Their departure left me with the task of refilling the birdbath, and fond memories of what I had witnessed.
Most of Georgia is suffering through drought conditions. For example, in my neck of the woods, not a drop of rain has fallen on my yard during the past 42 days. When it is this dry, our backyard birds and other wildlife need water to bathe and drink more than ever before.
With this in mind, if you want to do something that will be a tremendous benefit your bird neighbors, and provide you with excellent bird watching opportunities, keep that birdbath that has been bone dry most of the summer full of fresh, clean water.
If you do not have a birdbath, buy one. The best birdbaths are shallow (one to one and half-inches deep).
If you don’t want to go to the expense of buying a birdbath, common items such as trashcan lids, pie and cookie pans, and plant saucers, can be used as substitutes.
It is always a good idea to place a birdbath fifteen or more feet from a shrub or other cover, as this will reduce the chances that hungry predators will capture the birds drawn to your backyard oasis.
It is important to keep a birdbaths clean. Often birds foul the water by leaving behind feathers and droppings. In addition, algae often grow in a birdbath when the water is not regularly changed. This poses a health risk to the birds. With that in mind, periodically clean your birdbath with a stiff brush and weak bleach and water solution (one part bleach to ten parts water). After cleaning the birdbath, thoroughly rinse it out before refilling.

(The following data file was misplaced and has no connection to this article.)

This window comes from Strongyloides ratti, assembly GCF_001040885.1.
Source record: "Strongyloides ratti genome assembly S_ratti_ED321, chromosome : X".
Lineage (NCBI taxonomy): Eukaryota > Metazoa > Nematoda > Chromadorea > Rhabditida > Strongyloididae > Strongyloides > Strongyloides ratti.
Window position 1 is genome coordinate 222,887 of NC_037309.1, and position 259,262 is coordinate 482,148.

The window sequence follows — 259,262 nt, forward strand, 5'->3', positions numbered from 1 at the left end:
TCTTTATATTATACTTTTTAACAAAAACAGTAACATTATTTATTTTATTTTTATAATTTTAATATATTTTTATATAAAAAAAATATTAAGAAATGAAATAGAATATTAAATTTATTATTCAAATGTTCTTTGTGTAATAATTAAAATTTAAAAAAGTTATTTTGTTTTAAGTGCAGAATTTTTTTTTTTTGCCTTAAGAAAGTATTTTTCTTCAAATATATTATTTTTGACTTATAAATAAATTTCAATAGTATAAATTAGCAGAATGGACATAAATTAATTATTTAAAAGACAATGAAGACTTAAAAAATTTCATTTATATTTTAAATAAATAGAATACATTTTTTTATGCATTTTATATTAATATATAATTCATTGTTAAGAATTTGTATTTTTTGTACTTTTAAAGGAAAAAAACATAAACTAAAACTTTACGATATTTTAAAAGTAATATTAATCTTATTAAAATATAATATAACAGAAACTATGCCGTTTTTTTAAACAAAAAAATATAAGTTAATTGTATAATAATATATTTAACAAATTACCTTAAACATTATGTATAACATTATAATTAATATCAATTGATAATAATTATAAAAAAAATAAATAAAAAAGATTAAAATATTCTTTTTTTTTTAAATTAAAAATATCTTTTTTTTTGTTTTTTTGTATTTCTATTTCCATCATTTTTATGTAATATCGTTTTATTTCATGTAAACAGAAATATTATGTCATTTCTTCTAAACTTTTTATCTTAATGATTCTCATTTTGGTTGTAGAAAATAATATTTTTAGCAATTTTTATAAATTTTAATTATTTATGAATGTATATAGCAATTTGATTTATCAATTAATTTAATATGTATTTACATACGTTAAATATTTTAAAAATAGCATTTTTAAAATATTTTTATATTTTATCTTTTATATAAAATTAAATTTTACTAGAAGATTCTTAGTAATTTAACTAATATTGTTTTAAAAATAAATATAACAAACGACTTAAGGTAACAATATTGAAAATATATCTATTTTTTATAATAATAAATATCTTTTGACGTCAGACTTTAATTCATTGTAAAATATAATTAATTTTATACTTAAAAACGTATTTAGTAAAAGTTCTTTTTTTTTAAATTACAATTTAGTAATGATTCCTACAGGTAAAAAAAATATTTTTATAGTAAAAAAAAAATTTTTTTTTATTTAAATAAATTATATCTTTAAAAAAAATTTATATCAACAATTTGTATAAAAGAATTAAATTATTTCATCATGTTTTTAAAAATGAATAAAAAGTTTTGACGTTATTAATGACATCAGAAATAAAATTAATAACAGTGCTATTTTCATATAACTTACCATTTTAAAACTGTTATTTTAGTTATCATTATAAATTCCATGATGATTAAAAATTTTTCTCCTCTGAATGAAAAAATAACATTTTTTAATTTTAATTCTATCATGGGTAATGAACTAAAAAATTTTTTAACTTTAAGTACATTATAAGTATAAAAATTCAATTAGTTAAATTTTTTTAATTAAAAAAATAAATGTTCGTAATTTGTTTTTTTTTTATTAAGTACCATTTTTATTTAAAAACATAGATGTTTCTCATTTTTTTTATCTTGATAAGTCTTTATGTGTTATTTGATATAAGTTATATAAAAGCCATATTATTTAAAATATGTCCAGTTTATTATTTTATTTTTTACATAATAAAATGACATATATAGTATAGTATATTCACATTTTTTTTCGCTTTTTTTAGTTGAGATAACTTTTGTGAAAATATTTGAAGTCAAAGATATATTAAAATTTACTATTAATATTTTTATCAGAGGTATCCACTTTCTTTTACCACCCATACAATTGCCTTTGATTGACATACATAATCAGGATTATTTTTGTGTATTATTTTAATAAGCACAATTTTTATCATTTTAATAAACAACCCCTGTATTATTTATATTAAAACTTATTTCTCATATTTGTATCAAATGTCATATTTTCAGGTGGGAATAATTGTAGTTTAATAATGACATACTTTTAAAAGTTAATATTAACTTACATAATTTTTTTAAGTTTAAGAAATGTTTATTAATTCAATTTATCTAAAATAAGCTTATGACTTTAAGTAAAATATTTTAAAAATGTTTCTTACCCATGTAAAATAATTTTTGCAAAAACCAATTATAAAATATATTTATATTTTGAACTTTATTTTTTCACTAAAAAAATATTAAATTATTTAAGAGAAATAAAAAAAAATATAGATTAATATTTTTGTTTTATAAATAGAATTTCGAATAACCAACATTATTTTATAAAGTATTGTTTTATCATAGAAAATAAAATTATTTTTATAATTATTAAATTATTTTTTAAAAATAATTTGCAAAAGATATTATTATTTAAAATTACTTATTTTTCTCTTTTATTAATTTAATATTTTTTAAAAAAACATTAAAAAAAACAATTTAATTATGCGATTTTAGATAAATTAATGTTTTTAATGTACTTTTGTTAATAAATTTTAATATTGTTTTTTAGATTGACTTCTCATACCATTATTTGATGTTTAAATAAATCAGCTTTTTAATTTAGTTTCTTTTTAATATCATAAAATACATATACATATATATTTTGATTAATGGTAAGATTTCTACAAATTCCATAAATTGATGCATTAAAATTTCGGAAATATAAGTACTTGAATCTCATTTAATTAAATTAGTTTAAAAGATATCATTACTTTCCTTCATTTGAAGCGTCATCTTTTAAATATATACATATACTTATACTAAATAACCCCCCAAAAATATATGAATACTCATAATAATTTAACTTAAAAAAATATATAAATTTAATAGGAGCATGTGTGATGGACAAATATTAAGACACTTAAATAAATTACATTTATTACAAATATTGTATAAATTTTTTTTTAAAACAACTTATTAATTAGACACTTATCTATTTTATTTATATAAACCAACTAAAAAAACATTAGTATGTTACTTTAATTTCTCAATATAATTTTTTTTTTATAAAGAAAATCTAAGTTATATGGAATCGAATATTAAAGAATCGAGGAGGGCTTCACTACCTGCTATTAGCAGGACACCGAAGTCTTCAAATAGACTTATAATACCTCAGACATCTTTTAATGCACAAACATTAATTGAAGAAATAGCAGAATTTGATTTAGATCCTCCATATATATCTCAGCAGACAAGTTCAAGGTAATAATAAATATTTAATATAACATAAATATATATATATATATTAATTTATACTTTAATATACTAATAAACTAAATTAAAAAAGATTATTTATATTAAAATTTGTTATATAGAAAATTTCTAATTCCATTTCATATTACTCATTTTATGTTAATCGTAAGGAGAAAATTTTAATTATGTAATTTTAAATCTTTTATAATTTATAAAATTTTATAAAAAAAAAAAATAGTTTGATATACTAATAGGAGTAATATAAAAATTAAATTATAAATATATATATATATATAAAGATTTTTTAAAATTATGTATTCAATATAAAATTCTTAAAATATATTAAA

With weather conditions this arid, once you fill up a birdbath, it should not take long before the first of what will prove to be a steady stream of birds will begin arriving. These visitors will include cardinals, tufted titmice, Carolina chickadees, brown thrashers, chipping sparrows, eastern towhees, eastern bluebirds, northern flickers, brown-headed nuthatches, and many others.
During the past few weeks, my wife and I have been amazed how many and often birds have used our four birdbaths. I have seen up to six species of birds bathing and drinking at the same time.
Right now, beyond a shadow of a doubt, creating a backyard oasis is arguably the single most important thing that you can do for your bird neighbors.
Although pedestal birdbaths are great devices to provide birds with water, they can be dangerous to cats, dogs and humans alike. All to often when a cat or dog tries to drink from one, or a curious child grabs the edge of the heavy cement basin, it comes toppling down.
When our two family cats knocked the basin off its pedestal several times in a single month, I began searching for a solution to this problem. I decided that I could either sit the basin directly on the ground or mount it atop something more stable than a heavy, slender column.
I decided to place the cement birdbath atop an old planter. The wide top and base of the planter proved to be far more stable than the pedestal.
Since I have discarded the cement pedestal in favor of a planter, our cats have not knocked it off the perch a single time, in spite of the fact that they seem to drink water from the birdbath on a daily basis.
If you currently use a pedestal birdbath in your backyard and want to reduce the chance of injury to your pets, children or grandchildren, give it a try.